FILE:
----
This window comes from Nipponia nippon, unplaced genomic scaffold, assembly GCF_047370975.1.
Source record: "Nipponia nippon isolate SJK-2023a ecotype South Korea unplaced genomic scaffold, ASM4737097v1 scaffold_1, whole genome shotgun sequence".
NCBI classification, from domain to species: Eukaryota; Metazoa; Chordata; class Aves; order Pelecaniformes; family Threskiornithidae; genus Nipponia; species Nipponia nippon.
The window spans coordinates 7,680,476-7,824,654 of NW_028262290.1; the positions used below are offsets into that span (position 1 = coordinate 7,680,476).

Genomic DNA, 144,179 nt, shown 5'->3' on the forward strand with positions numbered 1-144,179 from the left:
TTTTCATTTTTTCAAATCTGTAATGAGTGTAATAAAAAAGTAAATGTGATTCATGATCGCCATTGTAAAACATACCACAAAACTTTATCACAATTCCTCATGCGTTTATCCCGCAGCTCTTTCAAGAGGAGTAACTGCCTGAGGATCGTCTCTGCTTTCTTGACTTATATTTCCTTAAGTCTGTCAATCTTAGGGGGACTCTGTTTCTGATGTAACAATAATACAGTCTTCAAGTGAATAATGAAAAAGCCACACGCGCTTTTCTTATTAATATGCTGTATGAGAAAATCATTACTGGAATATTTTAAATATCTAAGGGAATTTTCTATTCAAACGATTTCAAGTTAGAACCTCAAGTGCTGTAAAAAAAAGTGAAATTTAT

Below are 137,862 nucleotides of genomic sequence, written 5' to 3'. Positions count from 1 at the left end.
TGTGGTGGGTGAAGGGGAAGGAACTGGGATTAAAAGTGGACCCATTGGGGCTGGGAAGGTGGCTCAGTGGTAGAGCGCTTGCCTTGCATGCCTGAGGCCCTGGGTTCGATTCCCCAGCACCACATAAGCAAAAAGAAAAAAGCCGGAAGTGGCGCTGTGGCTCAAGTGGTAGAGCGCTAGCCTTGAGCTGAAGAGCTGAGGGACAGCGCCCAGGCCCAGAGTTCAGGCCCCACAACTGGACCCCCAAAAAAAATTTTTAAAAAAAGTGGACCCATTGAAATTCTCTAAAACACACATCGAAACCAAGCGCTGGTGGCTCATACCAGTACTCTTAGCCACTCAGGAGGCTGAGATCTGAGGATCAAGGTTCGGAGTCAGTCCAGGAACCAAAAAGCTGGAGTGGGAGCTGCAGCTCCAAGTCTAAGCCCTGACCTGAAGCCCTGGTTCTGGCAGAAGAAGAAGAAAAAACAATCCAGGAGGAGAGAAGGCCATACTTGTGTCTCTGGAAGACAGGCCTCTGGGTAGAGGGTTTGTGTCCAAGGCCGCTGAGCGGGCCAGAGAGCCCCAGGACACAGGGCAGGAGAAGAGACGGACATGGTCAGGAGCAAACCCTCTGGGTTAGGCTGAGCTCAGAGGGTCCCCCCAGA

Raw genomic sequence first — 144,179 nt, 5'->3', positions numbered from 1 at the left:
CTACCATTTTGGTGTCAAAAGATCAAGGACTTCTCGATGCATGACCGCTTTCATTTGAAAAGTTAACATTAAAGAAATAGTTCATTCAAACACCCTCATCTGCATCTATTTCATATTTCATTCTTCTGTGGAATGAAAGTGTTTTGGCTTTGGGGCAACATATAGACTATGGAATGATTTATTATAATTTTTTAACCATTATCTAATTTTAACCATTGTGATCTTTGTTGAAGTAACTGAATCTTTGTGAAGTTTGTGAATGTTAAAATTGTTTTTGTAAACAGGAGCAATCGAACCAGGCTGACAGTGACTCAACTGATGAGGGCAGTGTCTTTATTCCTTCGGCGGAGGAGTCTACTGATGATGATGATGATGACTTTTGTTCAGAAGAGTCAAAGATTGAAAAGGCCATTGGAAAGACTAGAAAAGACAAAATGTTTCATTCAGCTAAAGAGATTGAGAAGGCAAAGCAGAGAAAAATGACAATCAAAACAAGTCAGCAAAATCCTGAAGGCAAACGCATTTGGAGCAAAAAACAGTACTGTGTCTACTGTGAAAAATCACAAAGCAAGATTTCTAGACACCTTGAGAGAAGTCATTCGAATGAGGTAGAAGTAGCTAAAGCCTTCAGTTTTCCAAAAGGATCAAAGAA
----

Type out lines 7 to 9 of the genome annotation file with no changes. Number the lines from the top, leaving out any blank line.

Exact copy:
Below are 137,862 nucleotides of genomic sequence, written 5' to 3'. Positions count from 1 at the left end.
TGTGGTGGGTGAAGGGGAAGGAACTGGGATTAAAAGTGGACCCATTGGGGCTGGGAAGGTGGCTCAGTGGTAGAGCGCTTGCCTTGCATGCCTGAGGCCCTGGGTTCGATTCCCCAGCACCACATAAGCAAAAAGAAAAAAGCCGGAAGTGGCGCTGTGGCTCAAGTGGTAGAGCGCTAGCCTTGAGCTGAAGAGCTGAGGGACAGCGCCCAGGCCCAGAGTTCAGGCCCCACAACTGGACCCCCAAAAAAAATTTTTAAAAAAAGTGGACCCATTGAAATTCTCTAAAACACACATCGAAACCAAGCGCTGGTGGCTCATACCAGTACTCTTAGCCACTCAGGAGGCTGAGATCTGAGGATCAAGGTTCGGAGTCAGTCCAGGAACCAAAAAGCTGGAGTGGGAGCTGCAGCTCCAAGTCTAAGCCCTGACCTGAAGCCCTGGTTCTGGCAGAAGAAGAAGAAAAAACAATCCAGGAGGAGAGAAGGCCATACTTGTGTCTCTGGAAGACAGGCCTCTGGGTAGAGGGTTTGTGTCCAAGGCCGCTGAGCGGGCCAGAGAGCCCCAGGACACAGGGCAGGAGAAGAGACGGACATGGTCAGGAGCAAACCCTCTGGGTTAGGCTGAGCTCAGAGGGTCCCCCCAGA

Raw genomic sequence first — 144,179 nt, 5'->3', positions numbered from 1 at the left: